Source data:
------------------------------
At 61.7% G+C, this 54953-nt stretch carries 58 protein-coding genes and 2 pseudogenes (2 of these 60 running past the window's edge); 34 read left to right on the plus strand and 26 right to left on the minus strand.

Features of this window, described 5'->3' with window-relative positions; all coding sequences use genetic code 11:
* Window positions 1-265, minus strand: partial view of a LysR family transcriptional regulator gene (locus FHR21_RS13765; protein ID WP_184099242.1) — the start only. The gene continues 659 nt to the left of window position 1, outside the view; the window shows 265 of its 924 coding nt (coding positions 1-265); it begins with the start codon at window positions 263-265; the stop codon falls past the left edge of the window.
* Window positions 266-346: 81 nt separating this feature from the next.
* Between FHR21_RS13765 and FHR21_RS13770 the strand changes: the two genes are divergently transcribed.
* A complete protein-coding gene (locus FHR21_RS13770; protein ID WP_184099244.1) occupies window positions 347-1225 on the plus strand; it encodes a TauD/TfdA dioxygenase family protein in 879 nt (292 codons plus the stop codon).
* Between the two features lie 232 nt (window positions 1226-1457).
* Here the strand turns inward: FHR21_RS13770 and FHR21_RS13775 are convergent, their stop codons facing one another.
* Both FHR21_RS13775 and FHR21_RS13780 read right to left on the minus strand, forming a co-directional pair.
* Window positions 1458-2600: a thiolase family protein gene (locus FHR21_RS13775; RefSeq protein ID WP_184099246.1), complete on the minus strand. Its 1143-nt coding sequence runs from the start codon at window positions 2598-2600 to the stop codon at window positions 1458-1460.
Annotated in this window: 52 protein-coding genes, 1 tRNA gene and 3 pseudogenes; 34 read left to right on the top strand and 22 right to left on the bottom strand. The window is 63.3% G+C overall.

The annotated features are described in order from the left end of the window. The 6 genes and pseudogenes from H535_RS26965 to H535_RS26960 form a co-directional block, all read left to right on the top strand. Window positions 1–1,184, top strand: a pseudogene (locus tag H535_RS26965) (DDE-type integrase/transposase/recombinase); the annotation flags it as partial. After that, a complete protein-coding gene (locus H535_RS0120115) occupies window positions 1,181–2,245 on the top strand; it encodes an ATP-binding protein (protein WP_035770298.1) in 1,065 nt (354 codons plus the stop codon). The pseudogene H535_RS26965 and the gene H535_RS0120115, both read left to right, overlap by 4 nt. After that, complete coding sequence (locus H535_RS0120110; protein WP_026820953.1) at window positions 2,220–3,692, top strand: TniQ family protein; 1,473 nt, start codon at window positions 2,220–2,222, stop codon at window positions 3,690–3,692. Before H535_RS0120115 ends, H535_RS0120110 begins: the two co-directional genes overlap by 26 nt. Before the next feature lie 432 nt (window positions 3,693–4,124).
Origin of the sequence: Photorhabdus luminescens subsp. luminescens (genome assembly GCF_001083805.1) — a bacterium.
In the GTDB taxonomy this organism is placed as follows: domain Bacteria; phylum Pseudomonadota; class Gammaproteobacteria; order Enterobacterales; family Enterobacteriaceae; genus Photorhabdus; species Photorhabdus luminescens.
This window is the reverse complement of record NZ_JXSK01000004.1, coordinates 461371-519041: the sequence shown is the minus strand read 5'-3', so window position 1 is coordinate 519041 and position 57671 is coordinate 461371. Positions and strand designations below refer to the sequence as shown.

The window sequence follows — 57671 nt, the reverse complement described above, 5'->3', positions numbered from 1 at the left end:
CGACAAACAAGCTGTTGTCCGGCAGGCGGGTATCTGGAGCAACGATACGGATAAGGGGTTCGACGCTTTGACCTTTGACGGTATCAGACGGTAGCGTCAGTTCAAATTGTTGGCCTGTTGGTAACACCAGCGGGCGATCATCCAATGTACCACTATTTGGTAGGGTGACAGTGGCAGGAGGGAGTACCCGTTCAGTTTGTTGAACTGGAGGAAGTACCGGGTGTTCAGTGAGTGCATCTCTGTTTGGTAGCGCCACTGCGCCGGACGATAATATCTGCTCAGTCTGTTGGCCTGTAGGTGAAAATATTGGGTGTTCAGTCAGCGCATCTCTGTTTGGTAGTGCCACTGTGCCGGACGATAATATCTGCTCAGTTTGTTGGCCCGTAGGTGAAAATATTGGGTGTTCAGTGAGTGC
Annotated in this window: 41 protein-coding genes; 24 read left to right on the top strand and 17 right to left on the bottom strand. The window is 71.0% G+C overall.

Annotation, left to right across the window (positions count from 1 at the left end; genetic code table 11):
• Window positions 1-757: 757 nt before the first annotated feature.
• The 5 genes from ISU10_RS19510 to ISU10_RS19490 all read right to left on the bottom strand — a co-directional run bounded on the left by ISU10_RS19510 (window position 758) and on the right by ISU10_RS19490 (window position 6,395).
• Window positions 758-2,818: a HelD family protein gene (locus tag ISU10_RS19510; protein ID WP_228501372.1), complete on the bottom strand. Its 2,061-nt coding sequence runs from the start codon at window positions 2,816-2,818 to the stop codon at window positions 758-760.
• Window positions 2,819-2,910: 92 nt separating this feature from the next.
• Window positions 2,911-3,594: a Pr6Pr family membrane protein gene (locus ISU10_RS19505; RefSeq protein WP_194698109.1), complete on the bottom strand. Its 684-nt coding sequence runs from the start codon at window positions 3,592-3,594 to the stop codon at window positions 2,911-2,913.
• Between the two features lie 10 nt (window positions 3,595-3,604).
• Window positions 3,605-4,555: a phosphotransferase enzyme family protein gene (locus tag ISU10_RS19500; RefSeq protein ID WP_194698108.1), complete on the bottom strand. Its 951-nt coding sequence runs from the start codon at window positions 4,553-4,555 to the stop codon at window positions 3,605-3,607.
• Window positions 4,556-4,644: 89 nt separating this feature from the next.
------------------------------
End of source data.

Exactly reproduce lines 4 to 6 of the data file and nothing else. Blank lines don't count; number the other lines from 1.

* Window positions 266-346: 81 nt separating this feature from the next.
* Between FHR21_RS13765 and FHR21_RS13770 the strand changes: the two genes are divergently transcribed.
* A complete protein-coding gene (locus FHR21_RS13770; protein ID WP_184099244.1) occupies window positions 347-1225 on the plus strand; it encodes a TauD/TfdA dioxygenase family protein in 879 nt (292 codons plus the stop codon).